Inspired by Decline: Old Quarter Feeds Creativity

By: Sally Reeves

If “the seed must die to generate new life,” it was the post Civil War demise of the old Creole society in the New Orleans French Quarter that gave rise to a world of romantic reminiscences about it. Those enigmatic Creoles– be they private, penurious, prideful in their poverty–left their indelible mark on the world they built. The sprit of what went before absorbed and co-opted those who came afterwards, those who inherited the remnants of the kingdom. Living with the dense, semi-fortified streetscape, a world of light and shadow known for withholding some of her favors, they came to grips with the sense that something about the place and the people was elusive. Thus was born the New Orleans fiction of George Washington Cable and Lafcadio Hearn, of Grace King and Kate Chopin, in the waning years of the 19th century. As historian S. Fred Starr has written of Hearn especially, they “invented New Orleans.” And if Creoles resented being probed and analyzed, ridiculed and fictionalized, perhaps it was because they were the un-self-conscious, uninvented, genuine article.

Time wore on and time wore down the neighborhood. No longer a place of grace and wealth, it became a place for the displaced, for the poor, the immigrant who lent his flavors to the heady mix of place and people. It all came together at the Old French Market, where the scenes and scents of vital life swirled into a piece with historic precedent. This was a place for those who were comfortable with a dense urbanism, risk-takers who found a little or a lot of dirt and disorder, clutter and confusion somewhat acceptable.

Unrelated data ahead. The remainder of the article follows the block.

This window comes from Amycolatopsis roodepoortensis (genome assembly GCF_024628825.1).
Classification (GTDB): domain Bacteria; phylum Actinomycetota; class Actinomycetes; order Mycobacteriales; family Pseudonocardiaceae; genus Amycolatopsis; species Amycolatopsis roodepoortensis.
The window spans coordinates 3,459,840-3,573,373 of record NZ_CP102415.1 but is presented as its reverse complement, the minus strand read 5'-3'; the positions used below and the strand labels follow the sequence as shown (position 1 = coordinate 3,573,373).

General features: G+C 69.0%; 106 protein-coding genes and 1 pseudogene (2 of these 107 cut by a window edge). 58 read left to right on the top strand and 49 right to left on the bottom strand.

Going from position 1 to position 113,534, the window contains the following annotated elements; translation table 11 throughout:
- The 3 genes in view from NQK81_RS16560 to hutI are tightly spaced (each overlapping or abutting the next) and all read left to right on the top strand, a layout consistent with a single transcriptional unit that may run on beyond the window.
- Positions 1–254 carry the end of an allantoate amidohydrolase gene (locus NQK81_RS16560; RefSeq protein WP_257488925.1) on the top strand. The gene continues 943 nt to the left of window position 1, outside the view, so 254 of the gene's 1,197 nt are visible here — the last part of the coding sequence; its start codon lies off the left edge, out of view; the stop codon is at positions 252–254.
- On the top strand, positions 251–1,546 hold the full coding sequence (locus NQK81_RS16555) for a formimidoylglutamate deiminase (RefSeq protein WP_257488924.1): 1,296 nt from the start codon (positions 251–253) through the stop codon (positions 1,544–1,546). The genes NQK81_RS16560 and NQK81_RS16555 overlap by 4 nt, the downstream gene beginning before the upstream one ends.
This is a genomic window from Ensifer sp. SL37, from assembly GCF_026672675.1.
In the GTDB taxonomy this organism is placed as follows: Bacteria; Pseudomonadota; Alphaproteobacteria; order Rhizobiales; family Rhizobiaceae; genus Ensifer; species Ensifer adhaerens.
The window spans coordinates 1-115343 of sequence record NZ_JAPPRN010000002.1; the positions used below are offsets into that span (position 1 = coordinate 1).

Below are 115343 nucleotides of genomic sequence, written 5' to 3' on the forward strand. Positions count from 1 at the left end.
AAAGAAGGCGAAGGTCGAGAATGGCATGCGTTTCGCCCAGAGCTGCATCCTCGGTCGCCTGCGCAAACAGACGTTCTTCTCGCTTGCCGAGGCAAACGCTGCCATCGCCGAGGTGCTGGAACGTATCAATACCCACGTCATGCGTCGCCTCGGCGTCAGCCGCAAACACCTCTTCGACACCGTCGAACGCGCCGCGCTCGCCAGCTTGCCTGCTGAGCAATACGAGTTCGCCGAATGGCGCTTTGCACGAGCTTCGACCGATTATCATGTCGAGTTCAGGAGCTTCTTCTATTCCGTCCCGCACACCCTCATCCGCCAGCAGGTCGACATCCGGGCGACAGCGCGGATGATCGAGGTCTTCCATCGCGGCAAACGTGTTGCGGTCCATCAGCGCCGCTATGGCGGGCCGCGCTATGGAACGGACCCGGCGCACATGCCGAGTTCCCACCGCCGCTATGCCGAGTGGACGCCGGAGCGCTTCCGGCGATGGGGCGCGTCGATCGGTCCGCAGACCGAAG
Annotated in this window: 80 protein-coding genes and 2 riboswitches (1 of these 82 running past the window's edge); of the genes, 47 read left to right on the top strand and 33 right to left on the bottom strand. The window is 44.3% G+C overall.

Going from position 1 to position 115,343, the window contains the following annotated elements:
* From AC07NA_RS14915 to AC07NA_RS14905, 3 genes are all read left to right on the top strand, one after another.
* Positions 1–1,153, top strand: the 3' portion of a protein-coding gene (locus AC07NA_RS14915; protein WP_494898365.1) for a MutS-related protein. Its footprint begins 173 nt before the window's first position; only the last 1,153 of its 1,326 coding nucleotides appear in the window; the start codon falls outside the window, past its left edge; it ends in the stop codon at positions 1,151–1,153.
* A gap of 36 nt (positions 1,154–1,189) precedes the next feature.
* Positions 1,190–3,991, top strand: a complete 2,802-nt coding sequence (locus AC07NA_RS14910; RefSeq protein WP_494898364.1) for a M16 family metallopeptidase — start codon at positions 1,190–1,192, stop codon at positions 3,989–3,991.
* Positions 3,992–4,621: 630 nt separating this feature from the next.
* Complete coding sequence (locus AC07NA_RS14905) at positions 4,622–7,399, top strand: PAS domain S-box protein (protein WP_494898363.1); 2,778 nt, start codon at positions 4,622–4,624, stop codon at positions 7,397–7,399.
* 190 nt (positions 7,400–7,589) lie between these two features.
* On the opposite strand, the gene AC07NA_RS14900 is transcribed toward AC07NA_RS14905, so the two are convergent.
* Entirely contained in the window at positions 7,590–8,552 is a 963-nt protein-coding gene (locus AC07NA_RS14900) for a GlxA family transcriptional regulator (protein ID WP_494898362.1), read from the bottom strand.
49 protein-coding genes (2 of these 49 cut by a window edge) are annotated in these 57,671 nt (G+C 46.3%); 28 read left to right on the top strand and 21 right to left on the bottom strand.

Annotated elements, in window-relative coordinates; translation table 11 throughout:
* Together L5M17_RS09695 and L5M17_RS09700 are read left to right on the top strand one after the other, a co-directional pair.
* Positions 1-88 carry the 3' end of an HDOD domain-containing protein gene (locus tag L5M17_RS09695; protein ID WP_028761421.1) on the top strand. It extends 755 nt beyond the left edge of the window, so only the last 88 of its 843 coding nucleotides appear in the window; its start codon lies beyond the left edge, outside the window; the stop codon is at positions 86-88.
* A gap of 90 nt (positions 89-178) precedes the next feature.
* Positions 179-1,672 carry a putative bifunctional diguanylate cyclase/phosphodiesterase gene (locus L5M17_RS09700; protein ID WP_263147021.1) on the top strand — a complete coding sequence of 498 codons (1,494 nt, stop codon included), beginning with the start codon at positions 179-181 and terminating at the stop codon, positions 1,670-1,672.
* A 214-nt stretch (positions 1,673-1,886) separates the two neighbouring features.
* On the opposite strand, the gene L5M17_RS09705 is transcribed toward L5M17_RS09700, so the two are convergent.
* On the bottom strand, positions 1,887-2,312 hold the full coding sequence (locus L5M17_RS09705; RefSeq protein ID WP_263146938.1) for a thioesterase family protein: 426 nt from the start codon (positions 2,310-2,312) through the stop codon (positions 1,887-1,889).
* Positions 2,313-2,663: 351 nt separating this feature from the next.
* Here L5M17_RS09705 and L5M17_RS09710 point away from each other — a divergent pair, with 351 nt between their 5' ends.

Nineteen hundred was the winter of existence in the life of the Quarter. Its people were as poor and as worn as its streets and its buildings. As the one-eyed, night-watching Hearn had recounted, the populace lived in warrens, washed food and body in courtyard fountains, and worked from dawn to sunset. But if the seeds of growth were buried, the earth was fertile. Photographers arriving in 1920 were as astounded to see it as archaeologists finding treasure. With careful lens they captured the Quarter as it emerged unretouched from its postwar decline. Scenes captured by photographers Tebbs and Knell of the 1920s presented a stark contrast to the polished views commissioned by the city in the work of Lilienthal fifty years earlier.

Writers and painters followed. The starving artist could find in the Quarter an inexpensive room with a picturesque view of rooftops looking like Left Bank Paris, piano music drifting upward, and kindred spirits, human and bottled, at every neighborhood corner. If it is a natural part of an artist to find virtue in decay and a sultry atmosphere, saints abounded. William Faulkner, writing from a Pirate’s Alley flat in 1925, composed this take on Jackson Square at nightfall:

“He opened the street door. Twilight ran in like a quiet, violet dog, and nursing his bottle, he peered out across an undimensional feathered square across stenciled palms and Andrew Jackson’s childish effigy….” – (Mosquitos, 1927).

Writers of the Twenties and Thirties flocked to the Quarter. Along with Faulkner, Sherwood Anderson, Ernest Hemingway, Thornton Wilder, Roark Bradford, Tennessee Williams, Truman Capote, Lillian Hellman, Lyle Saxon, and Hamilton Basso were among those who found their way to the Old Square of New Orleans for inspiration. They found it in peeling paint and shadowy, overgrown courtyards, in a heavily Black and ethnic population, in an environment where people lived out customs, found parts of day-to-day survival on the stoops of crumbing cottages, and valued old things, because in them, one found comfort.

Peeling paint and timeworn surfaces have given way to fun, food and entertainment. But the Quarter’s atmosphere of creativity has endured for residents and visitors. Try your luck with inspiration in a quiet corner. You just might be surprised to find it.

Sally Reeves is a noted writer and historian who co-authored the award winning series New Orleans Architecture. She also has written Jacques-Felix Lelièvre’s New Louisiana Gardener and Grand Isle of the Gulf – An Early History. She is currently working on a social and architectural history of New Orleans public markets and on a book on the contributions of free persons of color to vernacular architecture in antebellum New Orleans.